I extrapolate Apple’s addressable market for Apple Watch from iOS adoption rates. I use the share of iOS devices that upgraded to the latest iOS release by the end of the first full day after release as a proxy for Apple’s most loyal customer base. I classify these users as a fair approximation of Apple’s initial addressable market for an Apple Watch. Using a 2.4-year iPhone replacement cycle, I estimate there are approximately 400 million iPhones in use today. Since there are older devices resold or passed down to children and relatives, I would label the 400M data point as a base case estimate.
Using the average between Mixpanel and Fiksu, I arrive at 13%, however Mixpanel has historically tracked closer to Apple’s reported adoption rates, therefore I increased the 13% average to 15% to reflect a greater weighting for Mixpanel. I then multiplied that percentage by the 400 million iPhones out in the wild to arrive at approximately 60M core iPhone users that serve as a prime target to sell Apple Watch (which requires an iPhone 5, 5c, 5s, 6, or 6 Plus).Neil Cybart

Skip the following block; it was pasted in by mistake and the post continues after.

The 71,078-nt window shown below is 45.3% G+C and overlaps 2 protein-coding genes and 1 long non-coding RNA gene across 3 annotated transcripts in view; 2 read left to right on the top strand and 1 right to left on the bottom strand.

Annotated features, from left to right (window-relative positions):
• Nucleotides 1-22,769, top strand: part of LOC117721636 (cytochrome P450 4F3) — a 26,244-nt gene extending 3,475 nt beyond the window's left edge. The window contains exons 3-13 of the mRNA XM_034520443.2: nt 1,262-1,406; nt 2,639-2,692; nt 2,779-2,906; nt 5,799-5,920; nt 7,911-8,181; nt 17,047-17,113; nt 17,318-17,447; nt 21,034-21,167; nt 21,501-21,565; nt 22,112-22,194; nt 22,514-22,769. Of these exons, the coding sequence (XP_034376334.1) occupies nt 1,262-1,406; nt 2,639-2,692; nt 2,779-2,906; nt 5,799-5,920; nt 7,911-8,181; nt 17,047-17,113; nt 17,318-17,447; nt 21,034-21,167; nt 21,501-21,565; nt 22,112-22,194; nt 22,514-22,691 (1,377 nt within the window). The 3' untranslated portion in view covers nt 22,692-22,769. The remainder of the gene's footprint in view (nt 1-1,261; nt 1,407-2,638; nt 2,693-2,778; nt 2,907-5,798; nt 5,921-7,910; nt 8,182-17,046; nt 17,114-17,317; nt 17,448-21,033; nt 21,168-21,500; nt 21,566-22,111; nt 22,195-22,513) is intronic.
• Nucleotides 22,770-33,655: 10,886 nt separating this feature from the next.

Wow, I can’t decide if this estimate is pure genius or absolute bullshit!
Actually, I can decide: estimating hardware sales for a 500$ gadget based on how fast people apply free updates to their smartphones is one of the stupidest things I’ve ever read! The simple fact that the adoption rate has changed considerably between 2013 and 2014 should be a strong sign that it’s not a reliable indicator – Apple hasn’t lost half its fans in one year, people just couldn’t update for technical reasons. And such an arbitrary cut-off: the first full day after release. I guess if you update 25 hours after release you can’t call yourself an Apple fan anymore!
I agree with the idea that the primary customers for Apple Watch will be people strongly invested in the ecosystem (because otherwise you buy an expensive piece of metal), but there are better ways to estimate that number. For example the amount of people who own both an iPhone and an iPad or Mac, or people who upgrade to the new iPhone model yearly, instead of waiting two years for their contracts to expire. That data may be harder to find, but the resulting forecast would at least make some sense.